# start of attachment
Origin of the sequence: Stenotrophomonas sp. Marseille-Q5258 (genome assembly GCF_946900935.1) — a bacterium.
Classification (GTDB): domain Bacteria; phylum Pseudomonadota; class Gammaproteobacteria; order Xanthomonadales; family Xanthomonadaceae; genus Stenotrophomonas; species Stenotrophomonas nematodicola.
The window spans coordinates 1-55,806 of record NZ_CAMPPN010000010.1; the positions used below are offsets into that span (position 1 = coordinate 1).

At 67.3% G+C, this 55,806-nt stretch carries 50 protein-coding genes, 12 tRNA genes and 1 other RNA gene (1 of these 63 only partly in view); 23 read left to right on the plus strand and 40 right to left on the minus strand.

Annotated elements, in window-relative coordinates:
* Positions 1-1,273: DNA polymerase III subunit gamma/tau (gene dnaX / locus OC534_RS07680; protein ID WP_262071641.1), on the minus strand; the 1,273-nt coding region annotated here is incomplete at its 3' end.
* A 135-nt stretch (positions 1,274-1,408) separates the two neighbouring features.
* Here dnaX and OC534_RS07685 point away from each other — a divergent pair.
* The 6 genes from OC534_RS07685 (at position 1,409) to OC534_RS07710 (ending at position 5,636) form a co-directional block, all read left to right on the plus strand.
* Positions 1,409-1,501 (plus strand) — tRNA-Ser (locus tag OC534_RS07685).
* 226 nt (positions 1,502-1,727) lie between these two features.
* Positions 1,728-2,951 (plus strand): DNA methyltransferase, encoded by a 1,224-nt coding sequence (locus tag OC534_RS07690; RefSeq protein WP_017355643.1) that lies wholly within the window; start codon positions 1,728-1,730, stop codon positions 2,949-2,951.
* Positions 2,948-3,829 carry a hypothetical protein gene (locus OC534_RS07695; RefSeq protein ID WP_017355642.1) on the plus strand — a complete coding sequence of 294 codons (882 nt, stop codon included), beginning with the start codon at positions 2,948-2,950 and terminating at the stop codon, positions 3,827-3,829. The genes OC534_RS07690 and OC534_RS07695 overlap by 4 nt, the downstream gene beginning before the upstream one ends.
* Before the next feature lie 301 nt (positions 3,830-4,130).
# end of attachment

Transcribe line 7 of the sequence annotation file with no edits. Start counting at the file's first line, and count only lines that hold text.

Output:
* A 135-nt stretch (positions 1,274-1,408) separates the two neighbouring features.